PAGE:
the largest and most diverse ecosystemson earth. The Coral Triangle boasts an
harbours 76% of the world’s coral species.
In the Greater Mekong Subregion (GMS), 1,200 new species have beendiscovered in the past 20 years, while on the island of Borneo, scientistshave discovered 600 new species in that same time span. The Himalayanmountain range is another biodiversity hotspot with an incredible
freshwater for one billion people in the region.Despite the rich natural capital in the region, this report reveals that biodiversity is in decline in all types of ecosystems, including in forests,rivers and oceans, with the rate of species loss about twice the globalaverage. Furthermore, data presented on ecological footprints and
energy, as well as to build infrastructure and absorb carbon dioxideemissions, than is available within the region. This shortfall can only be made up by importing natural resources or by continuing to deplete
implications, including rising commodity prices and worseningdegradation of natural resources.The loss of natural capital in the region is the result of numerous factorsassociated with human activity. These range from the clear cutting of primary forests to make way for plantations and agricultural land to the
of 850,000 hectares of forest has disappeared every year over the last 25 years. Similarly, deforestation has been a major issue in the GMS, with8.5 million ha lost between 1990 and 2005. In the last 40 years, theCoral Triangle has lost 40% of its coral reefs, and 80% of the spawning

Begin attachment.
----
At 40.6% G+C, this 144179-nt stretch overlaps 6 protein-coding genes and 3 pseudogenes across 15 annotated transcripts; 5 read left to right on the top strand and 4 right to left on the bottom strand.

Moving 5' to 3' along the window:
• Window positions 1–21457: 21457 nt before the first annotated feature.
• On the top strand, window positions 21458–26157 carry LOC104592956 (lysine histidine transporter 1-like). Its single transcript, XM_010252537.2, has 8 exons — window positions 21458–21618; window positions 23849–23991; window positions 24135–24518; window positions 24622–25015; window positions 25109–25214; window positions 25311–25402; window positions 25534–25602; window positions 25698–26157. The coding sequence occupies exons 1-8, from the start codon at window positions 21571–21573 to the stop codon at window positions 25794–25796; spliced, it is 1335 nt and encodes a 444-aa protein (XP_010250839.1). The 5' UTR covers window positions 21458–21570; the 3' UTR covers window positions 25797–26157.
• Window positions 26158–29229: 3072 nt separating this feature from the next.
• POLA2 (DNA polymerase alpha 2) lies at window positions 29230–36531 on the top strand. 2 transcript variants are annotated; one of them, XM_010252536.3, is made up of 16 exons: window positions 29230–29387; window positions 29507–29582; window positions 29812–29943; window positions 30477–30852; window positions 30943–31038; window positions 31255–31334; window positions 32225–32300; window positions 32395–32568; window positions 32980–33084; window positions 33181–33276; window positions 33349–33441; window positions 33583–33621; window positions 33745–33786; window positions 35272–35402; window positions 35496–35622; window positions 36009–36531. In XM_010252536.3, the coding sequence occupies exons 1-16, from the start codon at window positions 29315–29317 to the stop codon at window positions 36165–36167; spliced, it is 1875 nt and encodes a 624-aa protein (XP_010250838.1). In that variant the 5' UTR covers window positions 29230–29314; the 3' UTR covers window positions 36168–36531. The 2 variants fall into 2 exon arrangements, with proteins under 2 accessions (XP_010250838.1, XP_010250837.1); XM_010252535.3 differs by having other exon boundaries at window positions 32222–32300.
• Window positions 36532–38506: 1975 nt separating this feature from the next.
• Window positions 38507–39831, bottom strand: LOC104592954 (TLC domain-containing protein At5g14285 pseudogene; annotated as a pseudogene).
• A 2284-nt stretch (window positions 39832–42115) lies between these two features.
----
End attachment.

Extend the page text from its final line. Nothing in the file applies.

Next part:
many other impacts, climate change is accelerating the melting of glaciersin the Himalayan region, threatening regional water and energy security and raising concerns regarding disaster impacts.
The widespread loss of natural ecosystems and biodiversity ismuch more than aconservation issue. Natural ecosystems provide sociallyand economicallyvaluable services– such as food and
clean waterand climateregulation – that are fundamental
but are oftenoverlooked indecision-making processes
In Terai, Nepal, the land was previously grazed on, leaving it barren and bereftof life. Through sustainable management the area has now been regenerated
© S i m on d eT RE Y -WHI T E / WWF - UK